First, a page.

Robert CrumbI was sitting in my car on main street, recently, waiting for a break in the traffic so I could back out and drive on. My backup lights were lit, my turn signal flashing, so drivers knew I was trying to exit. The parking downtown is nose-first, angled to the sidewalk, so you need to back into the oncoming traffic lane to leave. All I needed was a single driver to stop and allow me out. A few seconds of someone’s time. But even though the traffic light stopped the cars, drivers still came up right behind me to block my exit. Where, I wondered, had people’s manners gone, how had people become so uncivil that they could not even commit a simple act of courtesy?

In his book, Walden, in fact in the very first chapter, Henry David Thoreau wrote, “Most men lead lives of quiet desperation.” I would offer that today — at least based on the noisome detritus posted on social media — this is more like “lives of loud, rude selfishness and self-inflicted ignorance.” Thoreau never had the opportunity to spend an hour observing people in a grocery store or big box outlet during a pandemic, or during a Black Friday sale, but if he had I suspect his view would be closer to mine.*

Pandemic rules like wearing a mask, social distancing, one-way aisles, and using hand sanitizer serve two functions:  the first and most obvious is to reduce the opportunities to spread the coronavirus, but the second is an ethical test: are you or your fellow humans even aware of or give a shit about others, or just think about yourself? If you do consider the welfare of others as equally important to your own, and you obey the rules, then you at least have some manners.

Some of these rules or policies had to be passed into law, rather than being left as a preferred code of behaviour. Leaving it up to individuals to behave maturely and responsibly, with consideration to others during a pandemic, and expecting people to exhibit a basic understanding of simple hygiene and health failed miserably early on: far too many people quickly proved too selfish, or too stupid, or both to care about others. The utter failure of many adults to act in a mature, civilized, responsible, and non-selfish manner was made evident in the anti-mask demonstrations. Rudeness and selfishness came to the fore too often to leave it up to individuals.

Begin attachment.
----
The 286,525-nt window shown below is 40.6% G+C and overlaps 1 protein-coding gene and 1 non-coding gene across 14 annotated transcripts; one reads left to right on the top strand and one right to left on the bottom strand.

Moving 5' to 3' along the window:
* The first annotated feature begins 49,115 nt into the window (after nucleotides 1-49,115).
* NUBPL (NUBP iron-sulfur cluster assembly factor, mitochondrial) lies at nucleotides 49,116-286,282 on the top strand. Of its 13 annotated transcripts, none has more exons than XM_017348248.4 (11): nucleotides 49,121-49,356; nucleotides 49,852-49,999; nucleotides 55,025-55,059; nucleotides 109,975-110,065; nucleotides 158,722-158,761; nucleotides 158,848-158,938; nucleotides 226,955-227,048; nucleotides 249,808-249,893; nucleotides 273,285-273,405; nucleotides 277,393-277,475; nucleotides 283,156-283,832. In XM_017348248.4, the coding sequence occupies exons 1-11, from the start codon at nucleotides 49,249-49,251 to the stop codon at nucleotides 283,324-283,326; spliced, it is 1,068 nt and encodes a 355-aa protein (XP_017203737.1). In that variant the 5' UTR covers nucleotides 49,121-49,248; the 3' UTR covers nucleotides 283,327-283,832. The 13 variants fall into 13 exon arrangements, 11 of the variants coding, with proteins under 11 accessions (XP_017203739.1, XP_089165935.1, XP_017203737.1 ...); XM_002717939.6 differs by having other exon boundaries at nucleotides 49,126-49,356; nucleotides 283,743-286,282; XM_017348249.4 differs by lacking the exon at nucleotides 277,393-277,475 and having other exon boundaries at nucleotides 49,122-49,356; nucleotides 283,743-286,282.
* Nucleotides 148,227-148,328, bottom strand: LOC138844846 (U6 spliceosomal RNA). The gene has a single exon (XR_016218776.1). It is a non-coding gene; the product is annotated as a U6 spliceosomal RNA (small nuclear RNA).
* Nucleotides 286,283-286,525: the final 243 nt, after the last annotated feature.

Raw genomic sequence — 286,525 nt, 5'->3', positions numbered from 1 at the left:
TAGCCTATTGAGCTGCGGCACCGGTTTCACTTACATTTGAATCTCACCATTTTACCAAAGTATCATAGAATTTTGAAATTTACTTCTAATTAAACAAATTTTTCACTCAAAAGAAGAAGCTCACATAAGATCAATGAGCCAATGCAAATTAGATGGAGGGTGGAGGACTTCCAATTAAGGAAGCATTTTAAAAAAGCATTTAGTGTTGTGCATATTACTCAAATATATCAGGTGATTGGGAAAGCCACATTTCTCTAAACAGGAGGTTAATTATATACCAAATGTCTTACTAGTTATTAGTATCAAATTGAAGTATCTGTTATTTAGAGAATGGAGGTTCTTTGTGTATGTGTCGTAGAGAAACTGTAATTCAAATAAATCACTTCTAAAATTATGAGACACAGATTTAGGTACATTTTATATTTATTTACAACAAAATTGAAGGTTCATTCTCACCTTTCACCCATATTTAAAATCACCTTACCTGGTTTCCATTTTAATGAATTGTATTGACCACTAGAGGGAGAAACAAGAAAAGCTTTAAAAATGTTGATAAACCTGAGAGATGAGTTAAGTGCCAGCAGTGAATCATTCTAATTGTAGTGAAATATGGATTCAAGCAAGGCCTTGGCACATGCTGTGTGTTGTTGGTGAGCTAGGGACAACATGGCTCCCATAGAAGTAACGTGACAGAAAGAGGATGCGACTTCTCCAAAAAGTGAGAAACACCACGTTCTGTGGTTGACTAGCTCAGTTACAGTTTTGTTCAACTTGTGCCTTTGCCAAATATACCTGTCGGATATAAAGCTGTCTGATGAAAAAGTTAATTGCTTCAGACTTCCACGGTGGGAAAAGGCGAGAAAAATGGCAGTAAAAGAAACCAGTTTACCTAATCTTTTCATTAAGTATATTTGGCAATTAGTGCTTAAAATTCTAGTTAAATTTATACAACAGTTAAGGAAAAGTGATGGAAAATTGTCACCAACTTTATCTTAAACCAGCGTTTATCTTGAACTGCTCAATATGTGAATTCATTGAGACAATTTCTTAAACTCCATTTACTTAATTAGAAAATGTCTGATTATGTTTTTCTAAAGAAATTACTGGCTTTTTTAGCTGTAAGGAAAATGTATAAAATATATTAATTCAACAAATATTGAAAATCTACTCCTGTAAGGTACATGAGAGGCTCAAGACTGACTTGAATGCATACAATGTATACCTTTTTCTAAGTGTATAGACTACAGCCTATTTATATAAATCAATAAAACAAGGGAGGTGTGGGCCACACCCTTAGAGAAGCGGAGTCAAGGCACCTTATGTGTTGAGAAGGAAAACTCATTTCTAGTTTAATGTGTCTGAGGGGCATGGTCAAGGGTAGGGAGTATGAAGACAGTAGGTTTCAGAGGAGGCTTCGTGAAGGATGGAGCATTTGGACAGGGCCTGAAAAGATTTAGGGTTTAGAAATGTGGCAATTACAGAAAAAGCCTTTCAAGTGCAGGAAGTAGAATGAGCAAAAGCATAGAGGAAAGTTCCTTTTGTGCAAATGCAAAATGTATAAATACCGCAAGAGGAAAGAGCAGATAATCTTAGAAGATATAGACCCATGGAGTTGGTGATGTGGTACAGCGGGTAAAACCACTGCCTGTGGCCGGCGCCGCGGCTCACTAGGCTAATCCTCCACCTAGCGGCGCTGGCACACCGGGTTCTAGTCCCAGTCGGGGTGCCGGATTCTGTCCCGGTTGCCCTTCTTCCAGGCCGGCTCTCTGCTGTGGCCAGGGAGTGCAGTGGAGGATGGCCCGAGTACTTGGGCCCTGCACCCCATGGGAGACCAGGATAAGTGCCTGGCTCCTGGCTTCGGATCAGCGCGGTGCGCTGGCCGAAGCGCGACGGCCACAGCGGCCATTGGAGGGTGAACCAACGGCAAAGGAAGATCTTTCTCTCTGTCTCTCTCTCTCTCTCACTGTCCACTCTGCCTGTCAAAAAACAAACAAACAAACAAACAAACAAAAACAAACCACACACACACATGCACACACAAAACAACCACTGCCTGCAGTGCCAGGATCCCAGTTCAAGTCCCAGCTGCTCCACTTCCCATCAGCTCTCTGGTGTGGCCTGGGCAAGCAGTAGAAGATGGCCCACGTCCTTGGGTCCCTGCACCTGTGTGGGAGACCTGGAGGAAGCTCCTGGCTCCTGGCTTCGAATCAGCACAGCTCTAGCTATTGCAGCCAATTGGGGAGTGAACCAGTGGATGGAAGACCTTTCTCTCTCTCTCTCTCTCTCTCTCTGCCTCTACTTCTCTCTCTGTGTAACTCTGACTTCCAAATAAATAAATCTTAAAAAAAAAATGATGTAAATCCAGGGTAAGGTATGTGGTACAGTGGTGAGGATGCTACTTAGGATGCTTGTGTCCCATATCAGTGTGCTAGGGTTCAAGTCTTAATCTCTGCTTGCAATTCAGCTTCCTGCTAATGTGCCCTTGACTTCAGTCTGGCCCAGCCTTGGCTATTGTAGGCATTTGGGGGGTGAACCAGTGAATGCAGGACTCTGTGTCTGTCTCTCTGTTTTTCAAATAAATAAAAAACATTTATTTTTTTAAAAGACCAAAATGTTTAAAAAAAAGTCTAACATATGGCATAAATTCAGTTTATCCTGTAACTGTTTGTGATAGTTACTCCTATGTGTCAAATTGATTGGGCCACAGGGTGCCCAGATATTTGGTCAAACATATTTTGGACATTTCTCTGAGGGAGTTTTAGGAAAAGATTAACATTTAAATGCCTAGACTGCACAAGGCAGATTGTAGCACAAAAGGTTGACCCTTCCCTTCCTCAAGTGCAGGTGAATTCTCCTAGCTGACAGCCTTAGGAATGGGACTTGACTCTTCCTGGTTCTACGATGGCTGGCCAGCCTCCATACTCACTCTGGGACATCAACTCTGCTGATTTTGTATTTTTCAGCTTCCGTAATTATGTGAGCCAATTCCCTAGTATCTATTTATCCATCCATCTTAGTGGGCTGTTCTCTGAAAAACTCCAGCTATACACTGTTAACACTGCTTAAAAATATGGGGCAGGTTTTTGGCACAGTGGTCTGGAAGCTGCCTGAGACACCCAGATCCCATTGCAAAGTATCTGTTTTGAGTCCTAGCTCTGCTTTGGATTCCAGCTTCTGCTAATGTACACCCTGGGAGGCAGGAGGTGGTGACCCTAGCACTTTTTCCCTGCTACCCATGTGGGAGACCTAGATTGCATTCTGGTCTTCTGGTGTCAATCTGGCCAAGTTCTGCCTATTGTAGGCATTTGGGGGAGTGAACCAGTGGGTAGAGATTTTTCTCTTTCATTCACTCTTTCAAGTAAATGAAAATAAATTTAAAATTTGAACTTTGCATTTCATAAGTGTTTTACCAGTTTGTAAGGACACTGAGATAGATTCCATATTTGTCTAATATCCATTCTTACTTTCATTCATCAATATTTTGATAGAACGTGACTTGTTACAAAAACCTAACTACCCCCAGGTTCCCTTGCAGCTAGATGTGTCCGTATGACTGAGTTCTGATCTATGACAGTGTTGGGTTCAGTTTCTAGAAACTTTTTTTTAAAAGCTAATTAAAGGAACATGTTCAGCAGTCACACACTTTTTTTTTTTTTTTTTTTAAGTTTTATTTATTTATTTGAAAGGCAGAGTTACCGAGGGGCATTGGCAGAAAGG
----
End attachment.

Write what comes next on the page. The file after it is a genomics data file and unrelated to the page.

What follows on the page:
We have laws against littering, jaywalking, parking on sidewalks, defecating and urinating in public, disobeying traffic lights, letting your lawn grow too high, letting your dog run loose, driving while drunk, smoking in public places. All sorts of laws to maintain social order have been passed to enforce what should be automatic, considerate, responsible behaviour (aka manners). But clearly we are not collectively mature or responsible enough for manners alone; to remain even passably civilized, laws are necessary. ***

Manners are a moral imperative, even a virtue. They measure whether people can behave well towards one another without any incentive or motivation to do so. Laws are what we get when we can’t, but manners are equally important as a sign of our ability to govern ourselves as a democracy. Behaving well, behaving mannerly, may not be profitable, but it’s a powerful motivator for anyone not obsessed with mere glitter and material goods. As Edmund Burke wrote in 1796, in his Letters on a Regicide,